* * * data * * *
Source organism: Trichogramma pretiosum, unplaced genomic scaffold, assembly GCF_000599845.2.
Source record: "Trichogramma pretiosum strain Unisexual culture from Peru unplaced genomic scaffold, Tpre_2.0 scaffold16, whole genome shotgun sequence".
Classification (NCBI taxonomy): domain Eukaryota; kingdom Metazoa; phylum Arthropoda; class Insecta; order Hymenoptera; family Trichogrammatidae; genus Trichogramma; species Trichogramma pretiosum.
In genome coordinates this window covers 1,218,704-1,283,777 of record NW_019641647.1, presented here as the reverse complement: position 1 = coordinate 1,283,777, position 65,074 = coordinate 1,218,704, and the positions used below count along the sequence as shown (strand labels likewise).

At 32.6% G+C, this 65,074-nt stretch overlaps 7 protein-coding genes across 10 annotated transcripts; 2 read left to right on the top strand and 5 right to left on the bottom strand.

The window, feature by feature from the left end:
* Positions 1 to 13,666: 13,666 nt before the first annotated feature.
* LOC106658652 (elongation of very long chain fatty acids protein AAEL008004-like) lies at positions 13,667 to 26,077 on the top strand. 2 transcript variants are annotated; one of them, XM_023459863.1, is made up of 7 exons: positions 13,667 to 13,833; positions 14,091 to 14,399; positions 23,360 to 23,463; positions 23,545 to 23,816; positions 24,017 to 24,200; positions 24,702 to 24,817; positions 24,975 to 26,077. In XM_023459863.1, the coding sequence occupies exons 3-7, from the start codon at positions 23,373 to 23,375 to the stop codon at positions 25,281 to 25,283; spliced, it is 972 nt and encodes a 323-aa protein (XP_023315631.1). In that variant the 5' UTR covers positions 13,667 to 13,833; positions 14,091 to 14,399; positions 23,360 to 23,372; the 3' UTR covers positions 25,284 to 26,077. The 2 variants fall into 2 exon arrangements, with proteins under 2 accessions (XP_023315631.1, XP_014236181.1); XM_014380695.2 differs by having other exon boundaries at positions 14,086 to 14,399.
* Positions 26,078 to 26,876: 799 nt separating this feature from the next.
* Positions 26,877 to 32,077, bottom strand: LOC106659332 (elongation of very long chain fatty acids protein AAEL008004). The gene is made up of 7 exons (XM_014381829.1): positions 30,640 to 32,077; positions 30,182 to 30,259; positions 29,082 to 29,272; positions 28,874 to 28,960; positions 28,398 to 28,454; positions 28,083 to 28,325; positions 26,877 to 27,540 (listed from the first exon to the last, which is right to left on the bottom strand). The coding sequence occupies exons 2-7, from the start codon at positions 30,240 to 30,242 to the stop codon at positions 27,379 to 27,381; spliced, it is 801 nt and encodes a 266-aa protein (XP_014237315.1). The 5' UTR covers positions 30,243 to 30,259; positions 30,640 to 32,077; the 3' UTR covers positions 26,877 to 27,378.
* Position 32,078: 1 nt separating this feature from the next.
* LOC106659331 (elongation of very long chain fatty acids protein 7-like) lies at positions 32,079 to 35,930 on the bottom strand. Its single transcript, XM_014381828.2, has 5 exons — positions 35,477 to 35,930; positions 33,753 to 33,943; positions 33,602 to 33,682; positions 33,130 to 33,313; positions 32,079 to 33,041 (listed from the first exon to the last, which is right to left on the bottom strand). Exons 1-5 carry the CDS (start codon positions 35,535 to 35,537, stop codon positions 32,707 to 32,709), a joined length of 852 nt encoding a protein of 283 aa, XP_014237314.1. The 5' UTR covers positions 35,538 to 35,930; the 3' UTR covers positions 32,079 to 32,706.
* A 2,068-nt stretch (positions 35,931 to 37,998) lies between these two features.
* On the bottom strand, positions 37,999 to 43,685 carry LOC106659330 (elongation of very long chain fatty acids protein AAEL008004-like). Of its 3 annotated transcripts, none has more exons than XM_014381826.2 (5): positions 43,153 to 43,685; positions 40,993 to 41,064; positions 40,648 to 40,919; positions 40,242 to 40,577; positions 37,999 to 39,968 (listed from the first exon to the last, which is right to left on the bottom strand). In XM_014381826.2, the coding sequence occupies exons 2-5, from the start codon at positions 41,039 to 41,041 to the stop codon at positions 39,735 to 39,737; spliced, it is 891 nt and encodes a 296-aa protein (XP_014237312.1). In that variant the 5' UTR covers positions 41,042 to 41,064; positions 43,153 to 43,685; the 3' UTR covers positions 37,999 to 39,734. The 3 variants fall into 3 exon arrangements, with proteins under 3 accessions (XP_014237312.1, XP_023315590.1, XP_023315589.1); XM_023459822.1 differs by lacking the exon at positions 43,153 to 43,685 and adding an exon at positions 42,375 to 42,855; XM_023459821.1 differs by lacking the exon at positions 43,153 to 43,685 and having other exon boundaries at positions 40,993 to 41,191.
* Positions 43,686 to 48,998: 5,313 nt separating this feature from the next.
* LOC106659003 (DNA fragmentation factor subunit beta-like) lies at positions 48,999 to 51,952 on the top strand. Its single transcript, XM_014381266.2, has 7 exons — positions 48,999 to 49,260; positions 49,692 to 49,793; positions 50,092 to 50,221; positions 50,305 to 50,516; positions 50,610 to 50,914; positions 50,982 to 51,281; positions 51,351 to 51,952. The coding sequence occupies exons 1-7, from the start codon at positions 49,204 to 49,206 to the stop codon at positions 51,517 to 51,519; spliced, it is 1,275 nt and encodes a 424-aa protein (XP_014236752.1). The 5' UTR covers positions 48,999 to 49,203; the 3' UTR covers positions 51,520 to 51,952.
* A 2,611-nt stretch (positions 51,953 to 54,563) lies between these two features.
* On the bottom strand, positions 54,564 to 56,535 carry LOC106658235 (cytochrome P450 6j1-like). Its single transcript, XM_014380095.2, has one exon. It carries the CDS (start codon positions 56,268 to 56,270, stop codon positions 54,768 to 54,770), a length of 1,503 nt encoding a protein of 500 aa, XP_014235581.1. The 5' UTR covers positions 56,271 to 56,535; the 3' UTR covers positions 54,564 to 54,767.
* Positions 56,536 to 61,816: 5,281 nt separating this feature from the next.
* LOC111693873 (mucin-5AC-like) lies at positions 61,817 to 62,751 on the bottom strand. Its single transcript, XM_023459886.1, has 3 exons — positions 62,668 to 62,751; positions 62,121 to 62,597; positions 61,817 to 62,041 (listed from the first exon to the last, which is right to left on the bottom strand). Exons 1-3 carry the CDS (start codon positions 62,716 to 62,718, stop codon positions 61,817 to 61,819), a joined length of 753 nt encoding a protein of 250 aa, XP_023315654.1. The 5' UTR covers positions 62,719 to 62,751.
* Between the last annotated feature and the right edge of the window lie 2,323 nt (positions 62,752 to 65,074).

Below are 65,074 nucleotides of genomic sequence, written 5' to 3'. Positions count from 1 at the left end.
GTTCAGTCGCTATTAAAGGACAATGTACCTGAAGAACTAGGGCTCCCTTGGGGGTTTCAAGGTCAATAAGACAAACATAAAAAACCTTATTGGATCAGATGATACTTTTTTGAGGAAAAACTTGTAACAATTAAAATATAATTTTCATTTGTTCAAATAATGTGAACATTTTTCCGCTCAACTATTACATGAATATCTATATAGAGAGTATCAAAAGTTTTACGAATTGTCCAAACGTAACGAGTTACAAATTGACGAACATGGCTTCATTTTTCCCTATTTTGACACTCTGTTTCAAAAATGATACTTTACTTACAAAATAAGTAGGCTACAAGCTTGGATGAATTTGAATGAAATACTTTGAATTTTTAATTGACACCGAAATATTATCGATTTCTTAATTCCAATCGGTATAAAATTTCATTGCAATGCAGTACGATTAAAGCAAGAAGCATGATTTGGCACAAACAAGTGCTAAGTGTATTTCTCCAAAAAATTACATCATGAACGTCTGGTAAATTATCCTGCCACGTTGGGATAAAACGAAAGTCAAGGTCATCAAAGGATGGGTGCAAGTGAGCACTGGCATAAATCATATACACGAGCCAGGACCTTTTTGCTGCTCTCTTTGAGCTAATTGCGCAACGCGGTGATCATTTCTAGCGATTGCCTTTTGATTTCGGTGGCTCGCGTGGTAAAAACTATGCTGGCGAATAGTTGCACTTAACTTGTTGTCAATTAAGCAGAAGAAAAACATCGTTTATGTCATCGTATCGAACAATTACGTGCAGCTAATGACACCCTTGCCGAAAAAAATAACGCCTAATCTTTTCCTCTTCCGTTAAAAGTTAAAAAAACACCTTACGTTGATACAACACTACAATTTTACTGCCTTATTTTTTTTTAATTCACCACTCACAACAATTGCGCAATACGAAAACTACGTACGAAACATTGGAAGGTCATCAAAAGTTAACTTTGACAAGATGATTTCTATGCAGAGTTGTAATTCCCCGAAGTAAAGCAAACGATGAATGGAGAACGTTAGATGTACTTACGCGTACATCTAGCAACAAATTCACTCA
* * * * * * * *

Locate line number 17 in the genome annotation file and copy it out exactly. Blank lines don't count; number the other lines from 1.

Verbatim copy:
* A 2,611-nt stretch (positions 51,953 to 54,563) lies between these two features.